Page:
When world was water, you became a tireless vessel of the Vedas.
You, in Pisces form, Keshava: conqueror of the world, Hari!
When this heavy earth you carried on your callused tortoise back, how venerable you were, Keshava: conqueror of the world, Hari!
A blemish on the hare-marked moon, the earth became as on your tusk: you held us when a boar, Keshava: conqueror of the world, Hari!
With nail on lotus hand you cut the bee-like Hiranyakashipu.
What a lion-man, Keshava: conqueror of the world, Hari!
A marvellous dwarf, Keshava, you outwitted Bali: from your toenail water poured to bless the people: conqueror of the world, Hari!
Bhrigu’s lord, you made in blood of Kshatriyas the people bathe.
As evil left, the heat declined: conqueror of the world, Hari!
In Ráma’s body, you have hurled around you heads of Rávana, a blessing of the war, Keshava: conqueror of the world, Hari!
You carried beauty as a cloud and shone as wielder of the plough that struck with fear the Yamuná: conqueror of the world, Hari!
Kind as Buddha, you refused to take the sacrificial life of animals despite our customs: conqueror of the world, Hari!
In Kalki’s body you became a sword to scourge the foreign people, comet-like in fire, Keshava: conqueror of the world, Hari!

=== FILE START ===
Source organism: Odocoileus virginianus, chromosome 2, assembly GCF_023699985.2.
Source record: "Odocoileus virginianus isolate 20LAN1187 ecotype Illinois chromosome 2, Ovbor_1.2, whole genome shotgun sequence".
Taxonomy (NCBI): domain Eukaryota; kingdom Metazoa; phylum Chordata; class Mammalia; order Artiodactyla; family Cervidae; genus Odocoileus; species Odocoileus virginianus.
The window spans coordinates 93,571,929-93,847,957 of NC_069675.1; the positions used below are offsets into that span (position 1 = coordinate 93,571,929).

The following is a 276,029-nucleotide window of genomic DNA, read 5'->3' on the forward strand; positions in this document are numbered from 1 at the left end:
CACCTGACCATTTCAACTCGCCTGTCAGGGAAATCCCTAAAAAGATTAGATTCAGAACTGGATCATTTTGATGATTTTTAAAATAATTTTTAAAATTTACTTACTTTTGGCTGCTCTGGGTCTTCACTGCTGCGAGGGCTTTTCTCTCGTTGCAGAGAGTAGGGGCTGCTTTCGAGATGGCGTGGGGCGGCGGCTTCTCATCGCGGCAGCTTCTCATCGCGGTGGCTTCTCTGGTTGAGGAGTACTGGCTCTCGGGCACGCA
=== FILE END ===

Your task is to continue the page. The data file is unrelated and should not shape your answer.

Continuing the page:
You, in a decay form, Keshava, are the comfort of our life. Hear the poet Jayadeva, conqueror of the world, Hari!
Jayadeva’s Gita Govinda
Sometime in mid 17th century CE, a group of natives from a small village called Harirajpur (located on the outskirts of modern Bhubaneswar) had gone to Puri to witness the annual Rath Yatra of Lord Jagannath. It was love at first sight for them. The spectacular scenes of Lord’s procession on the Grand Road of Puri (called Bada Danda in Odia) inspired them to conceptualize a similar event in their village. Upon returning to Harirajpur the village elders sat together to brainstorm which led to the birth of an idea widely celebrated as Dola Jatra, a festival that is celebrated after Holi in March every year to welcome Basanta, or the spring.